A high-contrast photograph of ducks and swans being fed from a snowy river bank in Krakow, Poland

Of the many new features introduced by HTML5, only one element was designed to be the exact opposite of a tag that already existed: <output>, the logical companion to HTML’s <input>.

Originally designed to contain the results of a form calculation, the scope of the <output> element was expanded to make it useful for many purposes, not just traditional forms. However, like <progress> and other tags, <output> depends on HTML5’s close relationship with JavaScript: without the addition of some simple scripting, the tag doesn’t have a great deal of utility.

To demonstrate the <output> element, let’s say that we want to create an online purchasing system for concert tickets in North America, with a cover price of $25 per head. All purchases will be limited to 12 tickets. The basic markup for the form would be:

	<label for="ticketcount">Number of passes</label>
	<input type="number" name="ticketcount" id="ticketcount" min="1" max="12" value="1" onchange="spinny()">
	<span id="price">@ $25 per ticket</span> =
	<output name="total" for="ticketcount price">$25</output>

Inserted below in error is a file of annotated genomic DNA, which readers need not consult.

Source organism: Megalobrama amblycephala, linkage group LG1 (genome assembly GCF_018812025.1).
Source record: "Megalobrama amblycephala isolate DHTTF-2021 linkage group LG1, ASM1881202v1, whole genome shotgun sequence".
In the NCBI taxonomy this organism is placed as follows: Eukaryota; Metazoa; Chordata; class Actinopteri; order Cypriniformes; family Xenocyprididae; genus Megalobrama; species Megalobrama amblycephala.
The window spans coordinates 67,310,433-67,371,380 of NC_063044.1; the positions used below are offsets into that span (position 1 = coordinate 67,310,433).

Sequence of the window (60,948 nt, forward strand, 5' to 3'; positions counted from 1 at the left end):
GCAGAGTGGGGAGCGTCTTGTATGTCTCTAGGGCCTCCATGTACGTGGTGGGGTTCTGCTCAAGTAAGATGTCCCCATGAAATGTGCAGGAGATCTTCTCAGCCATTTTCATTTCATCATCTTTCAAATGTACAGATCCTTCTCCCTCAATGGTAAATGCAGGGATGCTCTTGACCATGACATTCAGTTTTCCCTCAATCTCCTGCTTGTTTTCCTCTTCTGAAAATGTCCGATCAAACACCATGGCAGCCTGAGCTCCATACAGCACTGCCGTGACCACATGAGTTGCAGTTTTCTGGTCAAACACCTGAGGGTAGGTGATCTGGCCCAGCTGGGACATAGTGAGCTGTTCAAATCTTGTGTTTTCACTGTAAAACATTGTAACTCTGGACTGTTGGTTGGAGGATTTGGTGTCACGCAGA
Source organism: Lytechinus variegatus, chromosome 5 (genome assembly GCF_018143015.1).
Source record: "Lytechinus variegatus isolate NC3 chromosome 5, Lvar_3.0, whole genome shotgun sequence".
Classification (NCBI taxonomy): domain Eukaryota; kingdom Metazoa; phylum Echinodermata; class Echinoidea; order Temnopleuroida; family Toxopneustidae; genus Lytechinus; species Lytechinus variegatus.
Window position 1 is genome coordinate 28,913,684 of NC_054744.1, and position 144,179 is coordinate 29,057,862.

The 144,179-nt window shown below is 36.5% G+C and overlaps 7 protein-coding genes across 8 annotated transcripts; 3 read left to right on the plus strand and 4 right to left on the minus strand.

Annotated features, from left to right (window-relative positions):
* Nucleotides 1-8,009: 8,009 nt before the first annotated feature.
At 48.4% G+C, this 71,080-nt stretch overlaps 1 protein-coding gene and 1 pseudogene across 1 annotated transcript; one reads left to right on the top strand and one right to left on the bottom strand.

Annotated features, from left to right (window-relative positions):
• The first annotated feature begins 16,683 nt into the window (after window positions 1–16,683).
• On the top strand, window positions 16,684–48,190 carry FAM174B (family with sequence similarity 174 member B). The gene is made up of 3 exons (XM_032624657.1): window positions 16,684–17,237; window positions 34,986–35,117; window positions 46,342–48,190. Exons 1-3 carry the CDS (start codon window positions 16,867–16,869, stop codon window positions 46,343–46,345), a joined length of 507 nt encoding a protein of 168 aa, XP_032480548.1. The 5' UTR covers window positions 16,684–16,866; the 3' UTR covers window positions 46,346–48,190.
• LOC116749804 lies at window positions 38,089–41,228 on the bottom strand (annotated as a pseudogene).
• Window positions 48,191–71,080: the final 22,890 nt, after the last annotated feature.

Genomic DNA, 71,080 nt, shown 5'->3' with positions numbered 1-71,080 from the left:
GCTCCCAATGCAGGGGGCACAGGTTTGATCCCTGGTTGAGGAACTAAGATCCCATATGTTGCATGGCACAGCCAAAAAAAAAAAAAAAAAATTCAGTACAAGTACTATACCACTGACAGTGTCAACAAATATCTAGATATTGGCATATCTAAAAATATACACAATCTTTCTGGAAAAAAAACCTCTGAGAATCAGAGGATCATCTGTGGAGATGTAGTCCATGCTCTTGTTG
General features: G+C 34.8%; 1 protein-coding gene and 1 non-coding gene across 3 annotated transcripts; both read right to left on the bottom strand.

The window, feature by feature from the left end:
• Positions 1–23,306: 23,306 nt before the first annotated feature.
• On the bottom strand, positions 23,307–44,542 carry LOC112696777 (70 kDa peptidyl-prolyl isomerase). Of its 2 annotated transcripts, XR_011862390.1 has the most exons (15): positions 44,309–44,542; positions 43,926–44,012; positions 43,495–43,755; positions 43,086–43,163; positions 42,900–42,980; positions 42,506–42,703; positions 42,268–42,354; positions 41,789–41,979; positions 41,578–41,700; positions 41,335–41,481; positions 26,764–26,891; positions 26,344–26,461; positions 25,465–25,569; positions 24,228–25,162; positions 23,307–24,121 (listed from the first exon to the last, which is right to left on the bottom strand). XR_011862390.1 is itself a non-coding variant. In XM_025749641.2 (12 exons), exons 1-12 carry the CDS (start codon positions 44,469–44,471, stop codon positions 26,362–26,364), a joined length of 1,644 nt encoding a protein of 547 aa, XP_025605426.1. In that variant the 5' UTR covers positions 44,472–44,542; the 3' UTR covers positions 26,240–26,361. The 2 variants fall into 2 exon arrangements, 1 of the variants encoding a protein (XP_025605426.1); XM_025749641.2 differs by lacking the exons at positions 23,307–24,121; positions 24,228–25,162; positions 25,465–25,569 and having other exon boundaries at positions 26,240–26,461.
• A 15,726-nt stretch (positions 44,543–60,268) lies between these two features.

Note that the <output> element contains default content, and that practices are followed, with the addition that the for attribute of the output takes all the space-delimited id values of the elements that contribute to its final value.

To update the total cost of ticket purchases, we can use a little JavaScript:

var total = document.querySelector('output[name="total"]'),
ticketcount = document.getElementById('ticketcount');
function spinny() {
	total.value = "$" + ticketcount.valueAsNumber * 25;

The result:

@ $25 per ticket = $25

The <output> element can also be used to display the value of a form input that otherwise lacks presentation, such as range.

<form oninput="weight.value =  shippingweight.valueAsNumber.toPrecision(3)">
	<label for="shippingweight">Shipping Weight</label>
	<input type="range" min="0" max="25" value="1.0" step="0.1" name="shippingweight" id="shippingweight">
	<output name="weight" for="shippingweight">1.0</output>kg

The result:


In a broader sense, the <output> element can be used to show the outcome of a user action: for example, the reported results of a form submission.  <output> is extremely versatile and easy to style: you can use any CSS on it that can be applied to any other element. Best of all, it has support in all modern browsers: there's no need for any polyfills.

Photograph by Marcin Ryczek

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